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Editorial: UFC using Francis Ngannou and CAA to send a message to all fighters

UFC bashing Francis Ngannou’s representation is very telling — and on brand.

UFC heavyweight champion Francis Ngannou faces Ciryl Gane at UFC 270
UFC heavyweight champion Francis Ngannou faces Ciryl Gane at UFC 270
Photo by Chris Unger/Zuffa LLC

The UFC vs. Francis Ngannou battle is bigger than the promotion vs. Ngannou and his representation. The UFC is using Ngannou, who holds the UFC heavyweight title and Creative Artists Agency (CAA) to send a message to every fighter on the roster and their management. That message? Play nice.

Ngannou has been seeking, as he said on the MMA Hour in October, “better terms on my contract, and obviously (to get) paid what I deserve.”

In response to Ngannou’s desire to work out a better deal with the UFC via his representative at CAA, Marquel Martin, the promotion’s president, Dana White, has railed against Martin. The UFC’s boss most recent rant against the man who represents the UFC heavyweight champion has been to call Martin, who is a former UFC employee, “not very bright,” and a person who has, “no f—king clue what they’re talking about.”

Martin’s agency, CAA, is at the top of the most recent Forbes list of most valuable sports agencies.

The way Martin sees things, the UFC is doing exactly what he expected it to do when the contract negotiations became contentious.

“I think the playbook has been written for many years — long before I started representing fighters, and if you’re smart to look at kind of how they (UFC) operate and do things, one of the strategies, I feel, and I could be wrong, they want to divide and conquer and try to put everything on the representation,” Martin said on Sirius XM’s “Throwing Down with Renee and Miesha.”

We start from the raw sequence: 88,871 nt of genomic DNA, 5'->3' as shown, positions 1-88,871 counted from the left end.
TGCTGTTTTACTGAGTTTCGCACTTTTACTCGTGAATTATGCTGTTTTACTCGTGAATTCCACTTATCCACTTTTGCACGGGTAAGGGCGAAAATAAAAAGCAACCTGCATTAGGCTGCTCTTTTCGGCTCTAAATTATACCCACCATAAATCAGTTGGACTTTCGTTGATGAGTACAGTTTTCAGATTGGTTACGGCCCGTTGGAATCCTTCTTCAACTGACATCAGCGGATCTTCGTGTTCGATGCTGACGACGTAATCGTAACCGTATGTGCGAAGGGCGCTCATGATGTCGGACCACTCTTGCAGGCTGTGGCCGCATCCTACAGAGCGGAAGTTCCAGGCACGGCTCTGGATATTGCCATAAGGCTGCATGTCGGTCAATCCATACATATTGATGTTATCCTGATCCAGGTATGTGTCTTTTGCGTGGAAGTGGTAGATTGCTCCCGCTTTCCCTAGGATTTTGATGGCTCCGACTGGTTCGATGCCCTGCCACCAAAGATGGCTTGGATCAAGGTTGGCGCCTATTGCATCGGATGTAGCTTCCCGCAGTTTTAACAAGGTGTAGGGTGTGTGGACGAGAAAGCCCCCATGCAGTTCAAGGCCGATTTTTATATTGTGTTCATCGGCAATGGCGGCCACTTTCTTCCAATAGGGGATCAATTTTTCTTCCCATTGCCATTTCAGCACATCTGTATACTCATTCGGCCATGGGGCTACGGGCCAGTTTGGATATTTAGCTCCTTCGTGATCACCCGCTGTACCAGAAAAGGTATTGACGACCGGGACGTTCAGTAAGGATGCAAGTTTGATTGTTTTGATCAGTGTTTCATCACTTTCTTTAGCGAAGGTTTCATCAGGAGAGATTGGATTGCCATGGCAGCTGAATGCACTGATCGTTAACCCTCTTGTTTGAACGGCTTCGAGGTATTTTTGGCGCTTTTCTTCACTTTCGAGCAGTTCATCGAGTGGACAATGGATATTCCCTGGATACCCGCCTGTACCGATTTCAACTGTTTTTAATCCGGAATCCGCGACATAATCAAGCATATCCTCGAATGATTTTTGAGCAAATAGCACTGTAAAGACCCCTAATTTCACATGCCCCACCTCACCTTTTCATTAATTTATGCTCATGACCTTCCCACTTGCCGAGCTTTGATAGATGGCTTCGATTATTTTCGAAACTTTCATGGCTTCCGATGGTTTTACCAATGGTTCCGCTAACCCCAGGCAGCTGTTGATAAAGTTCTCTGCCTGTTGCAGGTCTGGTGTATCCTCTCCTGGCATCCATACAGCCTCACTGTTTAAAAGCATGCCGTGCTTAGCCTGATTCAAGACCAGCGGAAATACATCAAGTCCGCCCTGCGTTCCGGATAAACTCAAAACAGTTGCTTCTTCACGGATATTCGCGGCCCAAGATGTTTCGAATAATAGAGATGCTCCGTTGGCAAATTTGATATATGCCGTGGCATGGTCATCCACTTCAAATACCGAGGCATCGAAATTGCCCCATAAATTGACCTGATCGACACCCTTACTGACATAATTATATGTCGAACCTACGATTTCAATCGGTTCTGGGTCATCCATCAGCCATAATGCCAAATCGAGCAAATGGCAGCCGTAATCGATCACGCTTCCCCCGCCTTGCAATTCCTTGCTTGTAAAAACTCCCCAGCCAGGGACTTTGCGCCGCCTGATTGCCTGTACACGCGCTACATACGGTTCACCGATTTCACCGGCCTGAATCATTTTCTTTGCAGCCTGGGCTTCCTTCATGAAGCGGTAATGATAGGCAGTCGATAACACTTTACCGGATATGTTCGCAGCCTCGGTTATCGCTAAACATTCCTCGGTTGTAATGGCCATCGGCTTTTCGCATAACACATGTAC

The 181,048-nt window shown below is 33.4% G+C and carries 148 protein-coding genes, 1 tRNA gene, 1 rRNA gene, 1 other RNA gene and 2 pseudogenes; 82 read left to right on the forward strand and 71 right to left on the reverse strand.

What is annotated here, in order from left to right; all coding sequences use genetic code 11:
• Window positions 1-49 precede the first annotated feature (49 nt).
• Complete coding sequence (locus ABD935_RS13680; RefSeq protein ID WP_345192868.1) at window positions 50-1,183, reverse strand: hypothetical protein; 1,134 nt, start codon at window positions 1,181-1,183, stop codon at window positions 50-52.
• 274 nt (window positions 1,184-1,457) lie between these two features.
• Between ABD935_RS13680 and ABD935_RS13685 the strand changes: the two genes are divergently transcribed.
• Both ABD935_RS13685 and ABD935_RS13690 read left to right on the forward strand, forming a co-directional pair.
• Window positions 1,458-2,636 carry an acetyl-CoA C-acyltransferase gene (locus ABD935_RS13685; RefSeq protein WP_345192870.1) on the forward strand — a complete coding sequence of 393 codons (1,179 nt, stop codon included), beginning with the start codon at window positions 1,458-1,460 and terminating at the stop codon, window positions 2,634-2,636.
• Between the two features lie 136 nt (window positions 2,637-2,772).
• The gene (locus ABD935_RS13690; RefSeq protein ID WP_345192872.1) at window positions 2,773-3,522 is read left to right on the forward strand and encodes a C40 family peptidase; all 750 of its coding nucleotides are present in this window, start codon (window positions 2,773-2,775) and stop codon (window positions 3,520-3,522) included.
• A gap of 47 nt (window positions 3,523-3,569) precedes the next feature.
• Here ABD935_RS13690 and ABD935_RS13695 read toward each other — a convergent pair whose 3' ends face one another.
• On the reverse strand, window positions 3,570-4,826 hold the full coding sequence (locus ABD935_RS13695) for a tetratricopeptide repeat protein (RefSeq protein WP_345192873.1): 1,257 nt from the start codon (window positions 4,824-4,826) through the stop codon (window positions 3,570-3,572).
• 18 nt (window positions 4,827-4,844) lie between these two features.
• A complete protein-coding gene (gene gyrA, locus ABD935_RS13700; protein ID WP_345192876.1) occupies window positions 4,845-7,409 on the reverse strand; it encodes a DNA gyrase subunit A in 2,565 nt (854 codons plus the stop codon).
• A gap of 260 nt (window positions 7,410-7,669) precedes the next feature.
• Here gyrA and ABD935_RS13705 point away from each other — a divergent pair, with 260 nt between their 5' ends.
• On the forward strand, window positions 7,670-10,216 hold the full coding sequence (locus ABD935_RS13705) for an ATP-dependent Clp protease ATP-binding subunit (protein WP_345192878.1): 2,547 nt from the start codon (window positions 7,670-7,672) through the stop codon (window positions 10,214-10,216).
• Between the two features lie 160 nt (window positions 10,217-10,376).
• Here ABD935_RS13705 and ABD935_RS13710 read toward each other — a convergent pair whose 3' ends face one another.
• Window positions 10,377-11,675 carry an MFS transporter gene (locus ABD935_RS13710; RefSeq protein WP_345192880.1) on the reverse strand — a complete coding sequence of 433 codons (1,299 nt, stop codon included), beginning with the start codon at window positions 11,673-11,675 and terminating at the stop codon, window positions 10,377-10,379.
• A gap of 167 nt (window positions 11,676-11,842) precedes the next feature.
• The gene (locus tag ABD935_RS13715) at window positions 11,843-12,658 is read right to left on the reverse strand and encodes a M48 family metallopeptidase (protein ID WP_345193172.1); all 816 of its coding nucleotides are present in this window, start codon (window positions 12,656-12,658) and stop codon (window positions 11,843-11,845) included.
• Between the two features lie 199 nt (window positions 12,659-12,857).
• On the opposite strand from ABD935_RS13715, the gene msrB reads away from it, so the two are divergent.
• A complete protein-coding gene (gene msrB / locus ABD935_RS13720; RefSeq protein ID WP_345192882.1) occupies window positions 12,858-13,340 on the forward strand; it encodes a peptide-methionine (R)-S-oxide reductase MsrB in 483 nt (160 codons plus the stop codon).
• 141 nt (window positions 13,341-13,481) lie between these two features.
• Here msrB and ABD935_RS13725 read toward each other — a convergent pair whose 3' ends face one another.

The UFC does not like managers who don’t just accept the terms the promotion offers. The UFC favors managers, who, for lack of a better term, “play ball,” with the promotion.

As an example, Ali Abdelaziz, who has one of the largest stables of fighters who compete in the UFC, is on record as saying that his relationship with White is more important to him than his fiduciary obligation toward his client.

“My relationship with Dana in the UFC has always been great.” Abdelaziz told Kevin Iole. “And I never going to come to let Henry (Cejudo) do a cash grab, beat Alexander (Volkanovski) and leave (without defending the UFC bantamweight title), right?”

That’s the kind of manager the UFC wants, one who thinks of their relationship with the UFC before they think of putting the maximum amount of money in their client’s pocket. Martin and CAA and other agencies who work in more than the MMA realm have one focus when they sit down to negotiate a deal — in any sport — get the best deal they can for their client regardless of the feelings of the owner or in the case of the UFC, the promotion.

By doing his best to discredit the efforts of Martin and CAA, White is making his best effort to keep other fighters from obtaining strong representation. That White is so opposed to a powerful agency, is one reason other fighters should look outside the realm of MMA-only management for representation.

Ngannou is set to face interim UFC heavyweight champion Ciryl Gane in a title unification bout at UFC 270.

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